The history of neoliberalism — with its origins in Austrian neoclassical economics, its aggressive patronage by the propertied classes in the form of private think tanks, pseudo-academic institutions, and societies like Mount Pelerin (named for the Swiss spa where its members met), and its ultimate victory following the stagflation of the 1970s — has been well-told, most notably by David Harvey. What concerns us here is the need for neoliberal regimes to liquidate national traditions of social and economic identity, security and belonging in order to free up capital while obtaining the consent of those whose way of life is being liquidated. Harvey writes that replacing local and class identities with a revived nationalism,
is [an] obvious answer, but this is profoundly antagonistic to the neoliberal agenda. This was Margaret Thatcher’s dilemma, for it was only through playing the nationalism card in the Falklands . . . and in the campaign against economic integration with Europe, that she could win re-election and promote further neoliberal reforms internally . . . Nationalist sentiment . . . can be seen as an antidote to the dissolution of former bonds of social solidarity under the impact of neoliberalism.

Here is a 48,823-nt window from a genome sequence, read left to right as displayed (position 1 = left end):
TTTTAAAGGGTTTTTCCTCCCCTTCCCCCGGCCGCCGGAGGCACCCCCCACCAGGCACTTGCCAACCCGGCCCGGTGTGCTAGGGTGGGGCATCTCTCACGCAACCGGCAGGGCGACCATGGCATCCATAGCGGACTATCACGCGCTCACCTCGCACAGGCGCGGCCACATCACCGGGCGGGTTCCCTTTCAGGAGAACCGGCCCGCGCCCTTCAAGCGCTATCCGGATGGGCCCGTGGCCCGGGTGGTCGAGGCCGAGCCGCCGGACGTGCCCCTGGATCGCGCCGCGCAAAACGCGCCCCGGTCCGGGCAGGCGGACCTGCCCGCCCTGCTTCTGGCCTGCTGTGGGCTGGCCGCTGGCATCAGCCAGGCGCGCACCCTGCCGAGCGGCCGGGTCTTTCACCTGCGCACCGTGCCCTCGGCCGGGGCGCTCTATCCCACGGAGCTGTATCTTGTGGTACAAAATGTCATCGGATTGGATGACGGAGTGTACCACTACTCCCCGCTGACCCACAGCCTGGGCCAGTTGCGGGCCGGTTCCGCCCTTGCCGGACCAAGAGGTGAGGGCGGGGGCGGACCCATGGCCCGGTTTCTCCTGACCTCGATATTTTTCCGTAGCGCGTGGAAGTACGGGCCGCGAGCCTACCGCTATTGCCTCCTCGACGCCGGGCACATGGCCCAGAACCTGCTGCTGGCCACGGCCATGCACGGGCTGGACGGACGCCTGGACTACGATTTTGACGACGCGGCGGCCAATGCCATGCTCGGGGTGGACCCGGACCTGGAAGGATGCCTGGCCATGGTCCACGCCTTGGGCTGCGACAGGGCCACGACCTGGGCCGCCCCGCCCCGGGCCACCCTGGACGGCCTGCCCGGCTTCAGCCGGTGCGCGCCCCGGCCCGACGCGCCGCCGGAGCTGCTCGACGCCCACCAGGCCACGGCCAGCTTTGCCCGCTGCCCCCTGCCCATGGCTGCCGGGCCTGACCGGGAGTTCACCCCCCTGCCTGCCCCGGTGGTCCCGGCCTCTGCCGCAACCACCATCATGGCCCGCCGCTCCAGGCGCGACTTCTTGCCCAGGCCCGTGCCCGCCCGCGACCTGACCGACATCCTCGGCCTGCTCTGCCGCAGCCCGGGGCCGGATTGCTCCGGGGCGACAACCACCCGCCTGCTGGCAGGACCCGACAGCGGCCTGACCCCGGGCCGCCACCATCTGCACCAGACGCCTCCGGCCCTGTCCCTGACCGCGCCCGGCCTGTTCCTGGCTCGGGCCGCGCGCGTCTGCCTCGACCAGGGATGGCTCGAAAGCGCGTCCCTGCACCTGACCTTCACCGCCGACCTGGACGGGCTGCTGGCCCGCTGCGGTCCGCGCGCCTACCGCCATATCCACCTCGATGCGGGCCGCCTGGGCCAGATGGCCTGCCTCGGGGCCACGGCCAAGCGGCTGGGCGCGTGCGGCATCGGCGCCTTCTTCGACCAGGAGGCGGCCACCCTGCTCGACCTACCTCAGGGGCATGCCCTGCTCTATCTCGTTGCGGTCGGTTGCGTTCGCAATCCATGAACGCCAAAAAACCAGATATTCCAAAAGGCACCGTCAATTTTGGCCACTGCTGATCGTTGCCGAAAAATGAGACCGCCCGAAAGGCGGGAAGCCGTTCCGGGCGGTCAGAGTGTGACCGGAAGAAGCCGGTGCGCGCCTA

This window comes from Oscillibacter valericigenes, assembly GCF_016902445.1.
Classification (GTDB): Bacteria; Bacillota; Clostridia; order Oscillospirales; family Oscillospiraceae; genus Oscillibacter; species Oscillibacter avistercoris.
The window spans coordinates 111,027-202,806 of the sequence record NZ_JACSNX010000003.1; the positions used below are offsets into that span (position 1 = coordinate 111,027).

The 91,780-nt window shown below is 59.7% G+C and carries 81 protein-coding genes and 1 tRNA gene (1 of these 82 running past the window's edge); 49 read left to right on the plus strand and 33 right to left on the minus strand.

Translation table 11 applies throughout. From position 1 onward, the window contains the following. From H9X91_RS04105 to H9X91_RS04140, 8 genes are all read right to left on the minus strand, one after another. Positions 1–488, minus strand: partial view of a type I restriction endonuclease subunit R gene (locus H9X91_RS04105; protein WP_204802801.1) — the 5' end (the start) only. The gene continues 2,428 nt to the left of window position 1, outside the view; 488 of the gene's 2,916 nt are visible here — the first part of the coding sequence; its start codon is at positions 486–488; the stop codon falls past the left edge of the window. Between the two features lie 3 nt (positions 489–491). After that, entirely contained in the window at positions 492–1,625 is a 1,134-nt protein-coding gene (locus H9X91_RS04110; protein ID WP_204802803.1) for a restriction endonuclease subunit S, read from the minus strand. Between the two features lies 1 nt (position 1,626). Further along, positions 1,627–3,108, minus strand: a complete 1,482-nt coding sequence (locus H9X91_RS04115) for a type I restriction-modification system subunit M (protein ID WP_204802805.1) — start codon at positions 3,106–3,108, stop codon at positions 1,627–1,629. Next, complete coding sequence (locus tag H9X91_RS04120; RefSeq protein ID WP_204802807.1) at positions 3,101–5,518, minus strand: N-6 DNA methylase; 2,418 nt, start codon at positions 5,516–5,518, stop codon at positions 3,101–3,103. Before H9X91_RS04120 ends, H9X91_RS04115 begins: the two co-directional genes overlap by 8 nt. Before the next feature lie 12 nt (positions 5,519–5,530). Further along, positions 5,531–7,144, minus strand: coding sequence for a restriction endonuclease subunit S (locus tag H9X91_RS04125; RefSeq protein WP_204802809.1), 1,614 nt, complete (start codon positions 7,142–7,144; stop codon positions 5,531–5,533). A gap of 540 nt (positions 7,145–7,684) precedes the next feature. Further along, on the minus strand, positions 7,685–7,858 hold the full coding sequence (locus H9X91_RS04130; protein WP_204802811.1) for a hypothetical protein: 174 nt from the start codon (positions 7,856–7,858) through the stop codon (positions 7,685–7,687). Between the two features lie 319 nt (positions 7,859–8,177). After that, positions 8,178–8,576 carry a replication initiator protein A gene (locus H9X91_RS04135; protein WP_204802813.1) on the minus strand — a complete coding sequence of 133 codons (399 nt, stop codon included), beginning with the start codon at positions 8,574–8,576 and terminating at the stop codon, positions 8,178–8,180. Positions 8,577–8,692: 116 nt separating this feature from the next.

Obama didn’t say quite as much in a controversial remark made during his 2008 campaign, but the implications were clear: “You go into these small towns in Pennsylvania and, like a lot of small towns in the Midwest, the jobs have been gone now for 25 years and nothing’s replaced them. And it’s not surprising, then, they get bitter, they cling to guns or religion or antipathy to people who aren’t like them or anti-immigrant sentiment or anti-trade sentiment as a way to explain their frustrations.”
In the U.S., this process has metastasized in the years since September 11th. The resulting volcano of nationalism and patriotic consumption saw through the implementation of the Bush tax cuts, the wars in Iraq and Afghanistan and the Fed’s maintenance of extraordinarily low interest rates. Faced with stagnant wages and exploding costs, Americans could either surrender their way of life or buy a house and invest the equity in maintaining it. This quickly gave rise the boom in the housing market, the explosion of predatory lending to minorities mand the securitization and dissemination of these loans throughout the economy.